“Even in Dubai, with the world’s best engineering and obviously a lot of money, many of their land reclamation projects don’t hold after a decade,” said Marc Collins Chen, the founder of Oceanix, one of the leading companies driving the development of floating cities. “If you look at Japan, the Kansai airport—built with state of the art engineering and a lot of money—it’s sinking, and it’s sinking fast.”
As the years pass, countries throughout Asia have started to understand the pernicious impacts of their land reclamation activities, and many want to see the projects come to an end. China has already banned all but essential land reclamation developments in 2018, and earlier this year, Zhejiang province doubled-down on Beijing’s order.
Meanwhile, the demand for more coastal development land continues to exist, signaling that a new solution is needed.
Could floating cities be the answer?
A substitute for land reclamation is now being proposed, offering the same perks—cheap and easy to make blank slates for development—without as many of the environmental and social drawbacks. They call them floating cities, but the term is an overt misnomer. Floating cities don’t actually float, but are essentially platforms that are anchored to the seabed in coastal areas. The technology is not new—it’s basically the same idea as an oil rig or large dock, only with a city built on top of it. Once the intellectual property of libertarians looking to construct utopias and tax shelters, the idea is now creeping into the consciousness of the commercial real estate sphere worldwide.
“The economic potential is in the hundreds of billions of dollars,” opined Collins Chen. “More and more countries are banning commercial land reclamation while population pressures on coastal cities continue to grow. Floating cities become the only option to expand onto the ocean sustainably.”
There are currently dozens of floating city models that are being tested and proposed around the world by a new class of innovator dubbed the aquapreneurs. In the Netherlands there is a company called WaterStudio, that has already built small-scale floating buildings, including UNESCO-backed schools. Recouping from its failure in French Polynesia, the Seasteading Institute—which was founded by PayPal founder Peter Thiel and Milton Friedman’s grandson—is still adamant about building floating cities to create a space for innovative forms of governance and economics. The Chinese construction giant CCCC is also in the floating city game, commissioning a design for a floating city that looks like “a sprawling buoyant landmass made from prefabricated hexagonal modules.” The French architecture firm XTU developed a floating city concept called X SEA TY. The architect Vincent Callebaut designed a floating city called Lilypad that would house 50,000 people in an array of high-rise towers that look like, yes, lily pads. Then there’s Marc Collins Chen’s Oceanix City—a design that has already received considerable traction.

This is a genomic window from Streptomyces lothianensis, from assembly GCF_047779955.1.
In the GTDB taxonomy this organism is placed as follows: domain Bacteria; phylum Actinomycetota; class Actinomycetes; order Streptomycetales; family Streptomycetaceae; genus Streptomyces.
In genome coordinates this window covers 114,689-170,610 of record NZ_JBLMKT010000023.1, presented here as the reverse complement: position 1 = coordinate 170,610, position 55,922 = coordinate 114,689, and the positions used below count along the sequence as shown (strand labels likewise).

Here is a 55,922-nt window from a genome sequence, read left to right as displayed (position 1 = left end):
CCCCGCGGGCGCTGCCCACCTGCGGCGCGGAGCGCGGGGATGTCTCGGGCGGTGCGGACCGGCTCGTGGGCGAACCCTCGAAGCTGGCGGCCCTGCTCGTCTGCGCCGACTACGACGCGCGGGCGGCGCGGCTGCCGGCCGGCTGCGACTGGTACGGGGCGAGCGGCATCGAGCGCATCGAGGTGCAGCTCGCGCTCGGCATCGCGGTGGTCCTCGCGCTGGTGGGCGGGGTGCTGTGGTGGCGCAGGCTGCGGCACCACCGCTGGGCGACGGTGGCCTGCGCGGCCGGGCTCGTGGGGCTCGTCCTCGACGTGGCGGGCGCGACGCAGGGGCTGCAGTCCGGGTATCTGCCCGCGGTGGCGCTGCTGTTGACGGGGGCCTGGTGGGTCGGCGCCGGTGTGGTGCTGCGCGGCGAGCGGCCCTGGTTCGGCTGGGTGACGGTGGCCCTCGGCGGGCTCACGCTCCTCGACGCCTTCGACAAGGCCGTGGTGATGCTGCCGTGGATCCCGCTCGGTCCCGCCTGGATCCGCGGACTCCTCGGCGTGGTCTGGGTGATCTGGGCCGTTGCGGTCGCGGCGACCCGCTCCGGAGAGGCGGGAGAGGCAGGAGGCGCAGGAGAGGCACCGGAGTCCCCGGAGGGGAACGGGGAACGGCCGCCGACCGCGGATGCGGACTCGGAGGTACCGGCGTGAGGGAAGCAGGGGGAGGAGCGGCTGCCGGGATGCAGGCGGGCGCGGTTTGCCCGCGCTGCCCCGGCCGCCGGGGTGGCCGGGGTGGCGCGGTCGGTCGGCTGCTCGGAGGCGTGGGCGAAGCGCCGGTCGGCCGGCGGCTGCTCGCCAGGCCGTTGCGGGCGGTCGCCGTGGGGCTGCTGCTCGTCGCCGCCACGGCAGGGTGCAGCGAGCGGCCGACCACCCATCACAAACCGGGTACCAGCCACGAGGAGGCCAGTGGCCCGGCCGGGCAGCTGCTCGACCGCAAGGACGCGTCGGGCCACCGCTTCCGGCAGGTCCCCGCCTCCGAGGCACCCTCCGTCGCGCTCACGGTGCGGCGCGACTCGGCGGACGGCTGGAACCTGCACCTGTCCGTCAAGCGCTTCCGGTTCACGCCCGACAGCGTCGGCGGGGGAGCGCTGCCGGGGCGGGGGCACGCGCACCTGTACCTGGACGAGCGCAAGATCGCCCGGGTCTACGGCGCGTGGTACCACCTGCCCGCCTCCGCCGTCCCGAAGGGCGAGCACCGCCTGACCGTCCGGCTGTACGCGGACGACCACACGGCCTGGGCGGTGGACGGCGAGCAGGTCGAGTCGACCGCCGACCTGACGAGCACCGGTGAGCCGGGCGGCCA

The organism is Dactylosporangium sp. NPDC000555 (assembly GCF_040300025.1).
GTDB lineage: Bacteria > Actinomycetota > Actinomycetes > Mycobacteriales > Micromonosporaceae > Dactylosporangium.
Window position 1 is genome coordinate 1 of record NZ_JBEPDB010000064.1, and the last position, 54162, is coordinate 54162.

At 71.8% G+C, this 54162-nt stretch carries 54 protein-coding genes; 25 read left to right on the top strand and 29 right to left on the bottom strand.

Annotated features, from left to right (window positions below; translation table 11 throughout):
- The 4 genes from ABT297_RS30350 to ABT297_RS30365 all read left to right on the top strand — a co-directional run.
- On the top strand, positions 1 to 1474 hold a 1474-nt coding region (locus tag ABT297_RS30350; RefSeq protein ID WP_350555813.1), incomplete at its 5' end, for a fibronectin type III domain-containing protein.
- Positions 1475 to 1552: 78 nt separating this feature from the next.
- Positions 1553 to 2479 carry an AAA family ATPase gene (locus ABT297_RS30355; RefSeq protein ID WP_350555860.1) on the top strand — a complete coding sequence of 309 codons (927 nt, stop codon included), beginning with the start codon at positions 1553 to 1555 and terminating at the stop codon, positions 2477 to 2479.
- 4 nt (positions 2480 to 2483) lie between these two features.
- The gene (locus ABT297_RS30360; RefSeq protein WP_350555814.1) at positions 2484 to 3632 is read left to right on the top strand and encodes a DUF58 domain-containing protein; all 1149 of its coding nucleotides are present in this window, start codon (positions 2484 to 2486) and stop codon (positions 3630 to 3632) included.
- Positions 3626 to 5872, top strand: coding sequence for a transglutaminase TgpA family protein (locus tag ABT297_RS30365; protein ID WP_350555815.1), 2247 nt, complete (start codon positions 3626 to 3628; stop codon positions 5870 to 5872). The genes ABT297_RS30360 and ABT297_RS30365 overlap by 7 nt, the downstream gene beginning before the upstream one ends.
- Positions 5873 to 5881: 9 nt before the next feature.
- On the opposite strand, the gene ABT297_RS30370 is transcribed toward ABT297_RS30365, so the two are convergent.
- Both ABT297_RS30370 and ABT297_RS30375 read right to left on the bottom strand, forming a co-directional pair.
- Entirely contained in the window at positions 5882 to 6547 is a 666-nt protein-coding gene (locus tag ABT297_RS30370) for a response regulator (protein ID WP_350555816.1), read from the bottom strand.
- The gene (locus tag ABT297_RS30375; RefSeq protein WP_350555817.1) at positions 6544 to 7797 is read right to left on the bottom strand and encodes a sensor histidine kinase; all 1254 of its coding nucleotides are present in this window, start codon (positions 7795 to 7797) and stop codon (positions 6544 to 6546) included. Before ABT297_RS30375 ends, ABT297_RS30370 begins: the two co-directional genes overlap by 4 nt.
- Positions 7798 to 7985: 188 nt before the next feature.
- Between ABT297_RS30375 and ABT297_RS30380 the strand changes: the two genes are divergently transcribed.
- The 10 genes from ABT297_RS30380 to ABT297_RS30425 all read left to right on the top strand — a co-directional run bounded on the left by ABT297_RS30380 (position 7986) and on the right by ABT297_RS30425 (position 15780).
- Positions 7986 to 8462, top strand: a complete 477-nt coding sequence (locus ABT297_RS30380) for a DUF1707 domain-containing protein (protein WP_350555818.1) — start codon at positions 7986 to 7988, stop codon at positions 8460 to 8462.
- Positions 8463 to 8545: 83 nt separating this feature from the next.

This visionary group of “aquapreneurs” believes that humanity’s future isn’t found in recoiling from sea level rise or stemming the tides of coastal migration, but in facing the reality in front of us and building out into sea to an extent that would make even the most ambitious land reclamation engineer blush. Rather than engaging in a perpetual fist fight with the ocean, the aquapreneurs are saying that we should build over top of the sea and just let nature do its thing down below.
“Eventually, it’s going to happen. There is no turning back. We are going to eventually have floating cities,” declared Nathalie Mezza-Garcia, a complexity scientist who once worked with the Seasteading Institute.
While there is not yet an example of a living floating city, the model does present the potential of being less environmentally hazardous than land reclamation. Floating cities don’t require large amounts of sand to create, preserving a dwindling resource and negating the damage done to the environment in the locales where the sand is sourced and where it is deposited.
“Floating is a lot better than land reclamation because it protects the marine environment. It can be easily be removed or expanded, whereas land reclamation usually takes a bunch of sand and dumps it over a place, killing everything that lives there,” Mezza-Garcia explained.
Floating cities are also being touted as being cheaper and faster to construct than land reclamation. When developers reclaim land there is generally a multi-year waiting period for the sediment to settle before it is safe to build on. Floating cities have no such requirements: you can start building the day the platform is anchored.
“So let’s say Shenzhen needs 5,000-person low income housing,” Collins Chen proposed. “You could literally tow it in within months instead of waiting ten years [for the reclaimed land to settle]. Reclaimed land is expensive because you got to bring trucks and trucks of sand and dirt and then you have to bring all of the teams to actually build and lay the concrete slab. Whereas, floating cities can be entirely built in a factory, towed out, and assembled. So it really is about the environment, costs, and speed.”
Floating cities are not only for idealistic libertarians anymore, but grounded entrepreneurs looking to be a part of the next big boom in real estate development.